Bourke’s Bookshelf: More of my favorites

This week's reads include “A Murder is Announced” by Agatha Christie, “Turtles All the Way Down” by John Green and “The Girl Who Loved Tom Gordon” by Stephen King.

Stack of books on a bookshelf
This week’s reads include “A Murder is Announced” by Agatha Christie, “Turtles All the Way Down” by John Green and “The Girl Who Loved Tom Gordon” by Stephen King.<br/><br/><br/>
Theresa Bourke / Brainerd Dispatch
Theresa Bourke headshot

BRAINERD — I finished off my birthday month in May with more works by some of my favorite authors.

I took the opportunity to put a dent in my Agatha Christie collection, dive into the last unread John Green book on my shelves and explore more of Stephen King’s sinister world.

‘A Murder is Announced’ by Agatha Christie

This is the closest I’ve come to predicting the ending of an Agatha Christie book. I won’t lie and say I had all the details figured out, but my main inkling turned out to be right, so I’m going to call this one a win.

"A Murder is Announced" by Agatha Christie

The book opens with an advertisement in the newspaper serving the small town of Chipping Cleghorn announcing a murder is to take place at a residence later that night. Out of sheer curiosity, the neighbors show up at the appointed time, assuming it’s some sort of murder mystery party. But when someone actually ends up dead, an investigation ensues.


Christie’s beloved old spinster Miss Marple happens to be in town at the time and naturally lends her mind to solving the crime.

I’ll admit the first person I suspected of being the killer ended up as the next person to be murdered, so I wasn’t on the right track from the beginning. And there were still plenty of twists I could never have seen coming, giving it that unbeatable classic Christie quality.

‘Turtles All the Way Down’ by John Green

“You remember your first love because they show you, prove to you, that you can love and be loved, that nothing in this world is deserved except for love, that love is both how you become a person and why.”

"Turtles All the Way Down" by John Green

It’s been a long time since a line from a book resonated with me so deeply, but “love is both how you become a person and why” has been playing over in my head since I finished reading “Turtles All the Way Down.”

John Green is on the same level as Mitch Albom for me. I automatically want to read everything he’s written, and know I’ll likely enjoy it all immensely.

“Turtles All the Way Down” is another phenomenal young adult novel from John Green, this one narrated by 17-year-old Aza Holmes, who is stuck inside her head, struggling with mental health disorders, namely anxiety.

Aza’s narration and the intrusive thoughts running through her mind depict the reality of mental illness and the constant, everyday struggle it can bring to those who feel like they live with the weight of the world on their shoulders. Personal relationships are a struggle for Aza but pale in comparison to finding the right words to describe the burden.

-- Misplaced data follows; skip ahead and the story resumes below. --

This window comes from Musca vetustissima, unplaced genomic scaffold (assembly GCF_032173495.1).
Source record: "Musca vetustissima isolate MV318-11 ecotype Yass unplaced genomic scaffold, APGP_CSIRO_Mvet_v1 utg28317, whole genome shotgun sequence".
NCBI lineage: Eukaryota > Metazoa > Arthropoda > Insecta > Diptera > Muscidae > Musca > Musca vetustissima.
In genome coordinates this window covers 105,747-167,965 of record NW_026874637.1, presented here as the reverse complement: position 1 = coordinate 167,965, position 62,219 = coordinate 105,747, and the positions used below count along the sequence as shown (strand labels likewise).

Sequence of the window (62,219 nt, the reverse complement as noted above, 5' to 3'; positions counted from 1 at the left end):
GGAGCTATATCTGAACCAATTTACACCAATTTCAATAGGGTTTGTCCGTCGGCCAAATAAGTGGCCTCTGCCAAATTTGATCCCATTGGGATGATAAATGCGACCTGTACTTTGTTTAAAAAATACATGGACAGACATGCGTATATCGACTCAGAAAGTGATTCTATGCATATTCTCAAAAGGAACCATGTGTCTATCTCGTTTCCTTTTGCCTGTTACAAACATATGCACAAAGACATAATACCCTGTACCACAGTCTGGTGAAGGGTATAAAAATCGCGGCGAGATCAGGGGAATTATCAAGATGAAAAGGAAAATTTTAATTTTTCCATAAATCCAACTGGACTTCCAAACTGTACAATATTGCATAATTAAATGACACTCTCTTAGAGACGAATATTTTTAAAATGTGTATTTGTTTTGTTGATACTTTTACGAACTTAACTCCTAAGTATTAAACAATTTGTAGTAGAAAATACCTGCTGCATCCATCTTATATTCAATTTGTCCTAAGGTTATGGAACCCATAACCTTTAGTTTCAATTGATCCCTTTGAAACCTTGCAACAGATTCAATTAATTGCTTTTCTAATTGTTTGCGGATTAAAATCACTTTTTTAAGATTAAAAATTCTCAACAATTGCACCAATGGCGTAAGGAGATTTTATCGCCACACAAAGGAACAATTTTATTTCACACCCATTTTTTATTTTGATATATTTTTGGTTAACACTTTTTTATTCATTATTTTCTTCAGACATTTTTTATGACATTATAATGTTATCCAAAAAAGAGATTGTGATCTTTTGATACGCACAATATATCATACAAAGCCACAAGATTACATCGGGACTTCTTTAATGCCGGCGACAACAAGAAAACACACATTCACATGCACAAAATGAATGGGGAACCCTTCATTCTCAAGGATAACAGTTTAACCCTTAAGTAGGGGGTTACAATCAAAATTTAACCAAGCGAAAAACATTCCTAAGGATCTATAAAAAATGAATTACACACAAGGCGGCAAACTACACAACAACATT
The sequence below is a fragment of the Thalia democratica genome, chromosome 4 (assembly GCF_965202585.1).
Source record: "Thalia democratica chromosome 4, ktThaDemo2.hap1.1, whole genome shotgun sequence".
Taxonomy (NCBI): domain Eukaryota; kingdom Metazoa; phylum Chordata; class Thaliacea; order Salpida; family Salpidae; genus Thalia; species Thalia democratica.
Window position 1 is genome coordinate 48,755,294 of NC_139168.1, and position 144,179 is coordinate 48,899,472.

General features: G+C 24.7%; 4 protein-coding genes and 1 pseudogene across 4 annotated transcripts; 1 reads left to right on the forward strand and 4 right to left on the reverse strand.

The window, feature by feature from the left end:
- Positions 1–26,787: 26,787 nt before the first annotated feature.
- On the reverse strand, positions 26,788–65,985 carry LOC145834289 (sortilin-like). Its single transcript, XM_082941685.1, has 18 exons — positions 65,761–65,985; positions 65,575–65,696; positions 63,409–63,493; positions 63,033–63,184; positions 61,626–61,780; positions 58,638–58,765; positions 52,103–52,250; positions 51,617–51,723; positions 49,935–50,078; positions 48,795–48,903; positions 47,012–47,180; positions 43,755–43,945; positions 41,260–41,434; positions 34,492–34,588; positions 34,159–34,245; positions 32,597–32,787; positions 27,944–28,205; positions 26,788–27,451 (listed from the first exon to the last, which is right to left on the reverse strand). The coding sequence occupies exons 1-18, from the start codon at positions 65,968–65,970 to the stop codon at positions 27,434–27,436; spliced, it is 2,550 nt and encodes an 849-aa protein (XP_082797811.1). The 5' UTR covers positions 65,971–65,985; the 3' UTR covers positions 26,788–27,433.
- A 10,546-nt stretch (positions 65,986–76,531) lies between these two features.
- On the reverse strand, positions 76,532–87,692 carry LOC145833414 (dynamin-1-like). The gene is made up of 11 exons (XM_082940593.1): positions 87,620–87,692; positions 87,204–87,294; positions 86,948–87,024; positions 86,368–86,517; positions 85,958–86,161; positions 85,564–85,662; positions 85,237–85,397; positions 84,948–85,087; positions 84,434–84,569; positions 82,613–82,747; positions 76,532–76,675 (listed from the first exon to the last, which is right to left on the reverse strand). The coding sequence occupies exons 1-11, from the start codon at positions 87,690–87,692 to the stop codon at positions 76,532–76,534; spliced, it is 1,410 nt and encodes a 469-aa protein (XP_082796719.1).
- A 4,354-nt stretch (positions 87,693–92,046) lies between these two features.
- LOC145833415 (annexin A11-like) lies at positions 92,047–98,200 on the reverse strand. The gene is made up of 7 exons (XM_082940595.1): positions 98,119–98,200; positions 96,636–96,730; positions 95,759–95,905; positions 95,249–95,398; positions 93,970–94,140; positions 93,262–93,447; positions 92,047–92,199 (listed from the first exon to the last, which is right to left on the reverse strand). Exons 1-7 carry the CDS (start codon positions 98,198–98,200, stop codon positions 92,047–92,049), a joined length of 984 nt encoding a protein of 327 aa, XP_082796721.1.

As she works through her ever-spiraling thoughts and the loss of her father at a young age, Aza clings to her best friend Daisy, and the two find themselves caught up in the mystery of a missing billionaire. There’s a hefty monetary reward for information leading to his whereabouts, so the two teens go snooping around his mansion, where Aza reconnects with his son Davis but must soon prove her motives aren’t entirely selfish.

“Turtles All the Way Down” was a beautiful read and one I highly recommend for anyone looking to lose themselves among the pages of a book.

Those unfamiliar with John Green may recognize the acclaimed 2014 movie “The Fault in Our Stars,” which is based on his novel of the same name.

‘The Girl Who Loved Tom Gordon’ by Stephen King

"The Girl Who Loved" by Stephen King

Nine-year-old Trisha McFarland is hiking a segment of the Appalachian Trail with her mom and older brother, who are too busy arguing with one another to notice her pleas to stop and go to the bathroom. Fed up with their constant bickering since the divorce, Trisha takes it upon herself to veer off the trail and relieve herself. But when she thinks she can manage a shortcut that would take her back to her mom and brother quicker, Trisha soon realizes the family squabble is the least of her worries. As night falls and the little girl accepts that she’ll have to sleep in the woods, Trisha falls back on the one comfort she has — her Walkman radio. It’s got plenty of battery life and a strong enough signal to pick up the Boston Red Sox. Trisha escapes her dim reality and immerses herself in the roaring cheers of Fenway Park as her favorite player, closing pitcher Tom Gordon, tries to secure a Red Sox victory. If No. 36 can get the save, then she’ll also be saved, she tells herself.

While she wanders through the endless expanse of trees and swampland, the Tom Gordon signature on Trisha’s baseball cap smudges in the rain, blurring almost as much as the line between reality and imagination. She takes solace in talking to her hero, imagining him in the woods with her, donning his bright white Red Sox uniform, keeping her company and giving her advice.

I wouldn’t rate this book quite as high as the other Stephen King works I’ve read, but it was an enjoyable read nonetheless. King’s descriptive writing transports the reader to the woods with Trisha, and his superb storytelling style keeps the suspense building the entire time.

THERESA BOURKE may be reached at or 218-855-5860. Follow her on Twitter at .

Theresa Bourke started working at the Dispatch in July 2018, covering Brainerd city government and area education, including Brainerd Public Schools and Central Lakes College.
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